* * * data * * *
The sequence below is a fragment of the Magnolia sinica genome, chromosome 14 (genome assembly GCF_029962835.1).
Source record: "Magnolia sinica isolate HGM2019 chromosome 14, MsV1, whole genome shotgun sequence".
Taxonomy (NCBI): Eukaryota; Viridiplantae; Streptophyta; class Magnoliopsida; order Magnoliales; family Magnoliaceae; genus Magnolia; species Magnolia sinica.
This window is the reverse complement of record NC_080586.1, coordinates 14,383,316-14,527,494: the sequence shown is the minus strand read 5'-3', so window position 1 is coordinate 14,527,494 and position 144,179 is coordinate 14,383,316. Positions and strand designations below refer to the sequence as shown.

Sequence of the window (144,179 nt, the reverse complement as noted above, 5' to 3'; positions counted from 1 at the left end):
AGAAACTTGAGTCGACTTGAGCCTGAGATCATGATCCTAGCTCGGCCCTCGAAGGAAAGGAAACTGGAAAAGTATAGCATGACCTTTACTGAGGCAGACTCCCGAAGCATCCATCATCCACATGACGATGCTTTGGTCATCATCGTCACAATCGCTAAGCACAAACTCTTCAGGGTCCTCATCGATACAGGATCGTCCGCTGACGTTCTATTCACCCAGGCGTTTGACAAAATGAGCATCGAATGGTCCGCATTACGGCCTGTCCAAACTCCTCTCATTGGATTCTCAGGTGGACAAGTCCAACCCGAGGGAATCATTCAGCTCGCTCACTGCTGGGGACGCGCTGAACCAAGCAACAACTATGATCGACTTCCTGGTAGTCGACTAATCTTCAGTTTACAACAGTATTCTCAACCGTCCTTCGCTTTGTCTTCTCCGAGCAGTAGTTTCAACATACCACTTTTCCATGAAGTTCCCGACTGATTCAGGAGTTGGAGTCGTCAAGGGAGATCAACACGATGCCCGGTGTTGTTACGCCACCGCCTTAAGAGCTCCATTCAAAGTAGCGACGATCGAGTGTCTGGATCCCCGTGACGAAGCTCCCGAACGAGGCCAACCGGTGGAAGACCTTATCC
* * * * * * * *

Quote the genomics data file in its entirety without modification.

The sequence below is a fragment of the Magnolia sinica genome, chromosome 14 (genome assembly GCF_029962835.1).
Source record: "Magnolia sinica isolate HGM2019 chromosome 14, MsV1, whole genome shotgun sequence".
Taxonomy (NCBI): Eukaryota; Viridiplantae; Streptophyta; class Magnoliopsida; order Magnoliales; family Magnoliaceae; genus Magnolia; species Magnolia sinica.
This window is the reverse complement of record NC_080586.1, coordinates 14,383,316-14,527,494: the sequence shown is the minus strand read 5'-3', so window position 1 is coordinate 14,527,494 and position 144,179 is coordinate 14,383,316. Positions and strand designations below refer to the sequence as shown.

Sequence of the window (144,179 nt, the reverse complement as noted above, 5' to 3'; positions counted from 1 at the left end):
AGAAACTTGAGTCGACTTGAGCCTGAGATCATGATCCTAGCTCGGCCCTCGAAGGAAAGGAAACTGGAAAAGTATAGCATGACCTTTACTGAGGCAGACTCCCGAAGCATCCATCATCCACATGACGATGCTTTGGTCATCATCGTCACAATCGCTAAGCACAAACTCTTCAGGGTCCTCATCGATACAGGATCGTCCGCTGACGTTCTATTCACCCAGGCGTTTGACAAAATGAGCATCGAATGGTCCGCATTACGGCCTGTCCAAACTCCTCTCATTGGATTCTCAGGTGGACAAGTCCAACCCGAGGGAATCATTCAGCTCGCTCACTGCTGGGGACGCGCTGAACCAAGCAACAACTATGATCGACTTCCTGGTAGTCGACTAATCTTCAGTTTACAACAGTATTCTCAACCGTCCTTCGCTTTGTCTTCTCCGAGCAGTAGTTTCAACATACCACTTTTCCATGAAGTTCCCGACTGATTCAGGAGTTGGAGTCGTCAAGGGAGATCAACACGATGCCCGGTGTTGTTACGCCACCGCCTTAAGAGCTCCATTCAAAGTAGCGACGATCGAGTGTCTGGATCCCCGTGACGAAGCTCCCGAACGAGGCCAACCGGTGGAAGACCTTATCC